As we head into the New Year unemployment in Oakland pegged at 17 percent (in contrast to 12 percent nation-wide), and with many Oaklanders deeply under-employed, tales of the underground economy--what we all do to get by that the Department of Labor doesn't track--take on new resonance.
Oakland is California’s center for the regulated medical marijuana movement. Not only did Oakland recently pass Measure F to tax cannabis businesses at a higher rate, the city is also posed to become the first in the nation to legalize, regulate, and tax grow houses that sell medical marijuana. Partly because of such new developments, the cannabis economy has been called a growth industry and even a “new gold rush” by some because of the amount of revenue and jobs it can produce.
As training programs surge, what are the opportunities, what are the risks?
So, in that spirit, Oakland Local is digging into marijuana economics. Our starting place is with the human story—the cannabis-related enterprises that are being created by these new laws.
Oakand Local’s story will take a look at training programs that teach attendees who plan to operate grow houses, become certified dispensary owners, or seek employment in cannabis-related industry. The story will help readers understand who’s getting involved, what the economics are, and just how much these new training programs are booming.
(To give an example of the money and impact already at play, consider that Harborside Health Center, one of the city’s certified dispensaries, has gone from 43 to 75 full-time employees over the last year’s recession. Harborside brought in $20 million in annuals last year. Richard Lee, founder of Oaksterdam University, also runs Blue Sky—part coffee shop, part medical marijuana dispensary--which brought in over $3 million last year.)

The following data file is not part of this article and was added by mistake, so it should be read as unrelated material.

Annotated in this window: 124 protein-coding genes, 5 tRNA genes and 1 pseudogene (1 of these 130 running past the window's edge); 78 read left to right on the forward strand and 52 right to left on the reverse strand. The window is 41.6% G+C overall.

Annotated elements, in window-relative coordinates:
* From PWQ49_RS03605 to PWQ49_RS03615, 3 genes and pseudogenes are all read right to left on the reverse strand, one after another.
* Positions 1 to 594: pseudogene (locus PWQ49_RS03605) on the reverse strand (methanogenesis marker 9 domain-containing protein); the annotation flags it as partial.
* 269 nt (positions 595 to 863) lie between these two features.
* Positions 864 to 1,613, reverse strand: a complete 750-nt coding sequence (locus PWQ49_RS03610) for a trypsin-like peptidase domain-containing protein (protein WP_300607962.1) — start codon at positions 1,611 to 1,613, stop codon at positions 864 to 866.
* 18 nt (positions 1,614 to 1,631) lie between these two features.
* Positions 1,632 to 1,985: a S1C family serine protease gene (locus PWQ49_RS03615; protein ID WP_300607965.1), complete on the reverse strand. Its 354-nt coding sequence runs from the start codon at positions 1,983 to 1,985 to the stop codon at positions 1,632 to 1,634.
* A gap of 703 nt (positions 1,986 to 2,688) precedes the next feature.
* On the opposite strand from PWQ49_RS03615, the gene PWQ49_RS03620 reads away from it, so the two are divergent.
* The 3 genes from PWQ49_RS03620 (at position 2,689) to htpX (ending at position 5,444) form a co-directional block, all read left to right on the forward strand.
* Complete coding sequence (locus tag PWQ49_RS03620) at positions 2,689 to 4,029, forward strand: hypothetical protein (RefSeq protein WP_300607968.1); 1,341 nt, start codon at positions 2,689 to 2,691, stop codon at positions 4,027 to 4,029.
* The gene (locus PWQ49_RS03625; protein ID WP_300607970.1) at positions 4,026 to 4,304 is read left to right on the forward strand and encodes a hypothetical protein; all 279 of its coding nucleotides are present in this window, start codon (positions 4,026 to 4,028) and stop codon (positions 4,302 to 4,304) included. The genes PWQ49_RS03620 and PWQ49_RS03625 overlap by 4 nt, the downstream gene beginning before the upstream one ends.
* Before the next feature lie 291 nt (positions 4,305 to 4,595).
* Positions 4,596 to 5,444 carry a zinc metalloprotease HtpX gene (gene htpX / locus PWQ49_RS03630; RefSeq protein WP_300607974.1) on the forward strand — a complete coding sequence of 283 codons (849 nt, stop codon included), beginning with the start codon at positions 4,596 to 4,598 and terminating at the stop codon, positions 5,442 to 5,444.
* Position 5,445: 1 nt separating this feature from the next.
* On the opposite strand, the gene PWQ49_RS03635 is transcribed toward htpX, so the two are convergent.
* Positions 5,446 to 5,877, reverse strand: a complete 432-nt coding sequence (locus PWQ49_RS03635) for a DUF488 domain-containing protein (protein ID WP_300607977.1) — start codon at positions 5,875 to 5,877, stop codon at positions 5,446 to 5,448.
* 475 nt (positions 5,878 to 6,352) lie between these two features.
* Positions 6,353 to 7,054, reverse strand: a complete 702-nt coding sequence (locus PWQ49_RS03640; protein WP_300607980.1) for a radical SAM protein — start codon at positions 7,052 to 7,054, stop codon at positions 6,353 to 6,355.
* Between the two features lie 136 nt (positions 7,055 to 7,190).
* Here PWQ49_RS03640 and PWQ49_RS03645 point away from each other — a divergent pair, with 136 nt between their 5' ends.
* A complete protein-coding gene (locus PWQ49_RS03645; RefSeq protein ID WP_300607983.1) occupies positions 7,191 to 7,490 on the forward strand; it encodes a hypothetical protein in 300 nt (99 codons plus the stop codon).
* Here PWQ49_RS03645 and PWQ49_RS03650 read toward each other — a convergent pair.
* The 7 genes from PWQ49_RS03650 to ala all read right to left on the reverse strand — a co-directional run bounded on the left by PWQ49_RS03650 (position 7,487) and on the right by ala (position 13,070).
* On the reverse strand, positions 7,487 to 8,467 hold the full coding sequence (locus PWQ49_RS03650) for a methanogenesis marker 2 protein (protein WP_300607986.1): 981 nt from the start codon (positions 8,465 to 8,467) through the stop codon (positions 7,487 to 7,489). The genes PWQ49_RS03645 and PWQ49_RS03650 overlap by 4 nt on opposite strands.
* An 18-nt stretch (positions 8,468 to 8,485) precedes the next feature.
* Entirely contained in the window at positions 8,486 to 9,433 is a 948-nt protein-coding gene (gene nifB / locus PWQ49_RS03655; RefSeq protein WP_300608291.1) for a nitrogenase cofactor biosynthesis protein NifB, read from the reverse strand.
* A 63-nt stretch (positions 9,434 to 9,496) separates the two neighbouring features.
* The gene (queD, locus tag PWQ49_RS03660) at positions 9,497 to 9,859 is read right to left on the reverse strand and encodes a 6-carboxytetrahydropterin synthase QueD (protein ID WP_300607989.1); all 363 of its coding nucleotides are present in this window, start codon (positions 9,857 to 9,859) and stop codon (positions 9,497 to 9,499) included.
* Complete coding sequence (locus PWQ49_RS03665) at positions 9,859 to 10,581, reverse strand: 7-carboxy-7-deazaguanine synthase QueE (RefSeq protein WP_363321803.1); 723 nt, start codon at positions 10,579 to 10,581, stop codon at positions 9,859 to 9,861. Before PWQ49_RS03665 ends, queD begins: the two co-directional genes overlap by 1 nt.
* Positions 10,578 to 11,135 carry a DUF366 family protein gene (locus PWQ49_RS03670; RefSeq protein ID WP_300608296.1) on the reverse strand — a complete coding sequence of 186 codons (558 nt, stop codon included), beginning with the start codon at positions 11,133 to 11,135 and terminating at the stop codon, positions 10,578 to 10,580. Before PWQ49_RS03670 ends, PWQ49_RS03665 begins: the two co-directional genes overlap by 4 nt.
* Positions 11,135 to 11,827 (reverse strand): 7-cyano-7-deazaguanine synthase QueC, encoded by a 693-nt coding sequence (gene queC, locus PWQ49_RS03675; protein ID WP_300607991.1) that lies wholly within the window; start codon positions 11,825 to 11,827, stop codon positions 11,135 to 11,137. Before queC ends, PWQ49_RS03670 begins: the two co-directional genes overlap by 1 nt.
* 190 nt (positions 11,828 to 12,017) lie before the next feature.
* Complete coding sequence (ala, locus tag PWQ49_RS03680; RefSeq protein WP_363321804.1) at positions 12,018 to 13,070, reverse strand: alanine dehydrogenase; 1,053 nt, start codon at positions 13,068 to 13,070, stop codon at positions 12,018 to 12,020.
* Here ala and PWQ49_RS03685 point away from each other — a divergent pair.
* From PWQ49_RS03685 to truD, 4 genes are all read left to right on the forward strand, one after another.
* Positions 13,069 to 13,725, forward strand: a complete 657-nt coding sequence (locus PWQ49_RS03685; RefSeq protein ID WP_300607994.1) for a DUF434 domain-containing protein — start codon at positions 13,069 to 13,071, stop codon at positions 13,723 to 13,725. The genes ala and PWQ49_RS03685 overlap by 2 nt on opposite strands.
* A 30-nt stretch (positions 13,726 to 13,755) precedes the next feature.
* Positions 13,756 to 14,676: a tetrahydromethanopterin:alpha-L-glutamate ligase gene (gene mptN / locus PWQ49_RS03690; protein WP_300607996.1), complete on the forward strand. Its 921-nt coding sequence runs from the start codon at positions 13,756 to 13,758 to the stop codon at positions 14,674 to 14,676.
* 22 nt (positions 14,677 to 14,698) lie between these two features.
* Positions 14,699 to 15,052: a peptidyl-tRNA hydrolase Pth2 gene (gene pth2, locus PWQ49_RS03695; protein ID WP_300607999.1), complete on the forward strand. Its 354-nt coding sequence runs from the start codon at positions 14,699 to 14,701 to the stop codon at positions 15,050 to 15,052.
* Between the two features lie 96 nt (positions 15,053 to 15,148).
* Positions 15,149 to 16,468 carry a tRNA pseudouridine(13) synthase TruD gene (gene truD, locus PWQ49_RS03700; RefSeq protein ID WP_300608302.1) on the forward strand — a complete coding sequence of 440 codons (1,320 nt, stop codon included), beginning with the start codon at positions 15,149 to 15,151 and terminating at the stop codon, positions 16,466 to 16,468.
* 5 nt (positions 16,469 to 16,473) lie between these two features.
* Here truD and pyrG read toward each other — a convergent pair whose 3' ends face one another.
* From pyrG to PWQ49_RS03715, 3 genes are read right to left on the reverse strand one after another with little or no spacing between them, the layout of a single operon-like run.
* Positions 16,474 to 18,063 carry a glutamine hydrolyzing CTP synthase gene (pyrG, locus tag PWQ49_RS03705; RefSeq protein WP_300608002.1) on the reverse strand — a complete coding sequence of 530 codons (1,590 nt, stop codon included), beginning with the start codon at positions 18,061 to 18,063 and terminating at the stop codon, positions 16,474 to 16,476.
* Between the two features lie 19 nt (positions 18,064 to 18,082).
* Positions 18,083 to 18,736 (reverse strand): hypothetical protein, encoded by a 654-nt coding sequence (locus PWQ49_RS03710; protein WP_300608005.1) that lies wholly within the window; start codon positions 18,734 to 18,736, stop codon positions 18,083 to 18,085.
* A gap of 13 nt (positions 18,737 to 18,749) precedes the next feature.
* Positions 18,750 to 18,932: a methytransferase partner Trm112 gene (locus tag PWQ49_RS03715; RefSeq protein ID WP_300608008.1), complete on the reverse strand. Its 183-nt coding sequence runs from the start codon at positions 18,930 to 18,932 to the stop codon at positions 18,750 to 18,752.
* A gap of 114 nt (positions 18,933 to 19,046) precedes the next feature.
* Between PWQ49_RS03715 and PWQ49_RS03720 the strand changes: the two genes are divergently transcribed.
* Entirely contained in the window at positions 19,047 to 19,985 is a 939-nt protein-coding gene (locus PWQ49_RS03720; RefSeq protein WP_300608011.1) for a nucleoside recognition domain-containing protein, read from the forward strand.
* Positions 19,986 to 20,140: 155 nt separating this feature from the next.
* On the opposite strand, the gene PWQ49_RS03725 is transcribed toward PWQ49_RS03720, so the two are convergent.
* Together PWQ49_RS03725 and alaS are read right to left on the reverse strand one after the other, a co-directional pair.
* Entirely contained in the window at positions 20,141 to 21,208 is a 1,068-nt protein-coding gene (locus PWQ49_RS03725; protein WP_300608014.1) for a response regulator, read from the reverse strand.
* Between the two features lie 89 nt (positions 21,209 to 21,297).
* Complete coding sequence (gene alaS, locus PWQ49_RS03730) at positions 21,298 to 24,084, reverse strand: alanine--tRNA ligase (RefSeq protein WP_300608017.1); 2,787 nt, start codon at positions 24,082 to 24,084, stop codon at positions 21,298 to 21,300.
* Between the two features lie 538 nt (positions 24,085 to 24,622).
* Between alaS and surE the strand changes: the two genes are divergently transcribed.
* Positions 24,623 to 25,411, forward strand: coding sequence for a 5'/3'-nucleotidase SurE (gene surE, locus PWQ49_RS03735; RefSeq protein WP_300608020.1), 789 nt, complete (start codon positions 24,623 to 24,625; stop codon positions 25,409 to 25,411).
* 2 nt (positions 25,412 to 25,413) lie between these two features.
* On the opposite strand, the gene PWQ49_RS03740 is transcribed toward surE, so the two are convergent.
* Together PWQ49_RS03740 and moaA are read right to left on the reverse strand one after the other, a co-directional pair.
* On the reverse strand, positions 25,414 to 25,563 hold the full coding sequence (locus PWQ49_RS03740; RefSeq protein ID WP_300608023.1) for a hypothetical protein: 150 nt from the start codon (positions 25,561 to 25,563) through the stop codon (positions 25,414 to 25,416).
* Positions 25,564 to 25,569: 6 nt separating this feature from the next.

This is the first installment in Oakland Local’s Sagas of the Underground Economy series.
This package will answer the following questions:
Who’s becoming a grower—and why? Based on talks with students and growers
Dispensary owners: how do you get into this biz—and why?
Pot jobs: What are they—and what are the risks? The sale, cultivation and possession of marijuana remain strictly illegal under federal law. California law permits the sale of marijuana for medical purposes. The Drug Enforcement Agency has raided dozens of medical marijuana growers, clubs and caregivers in California since the enactment of Prop. 215. How common are raids and prosecution against growers in Oakland? Is this an issue and what do people do about it?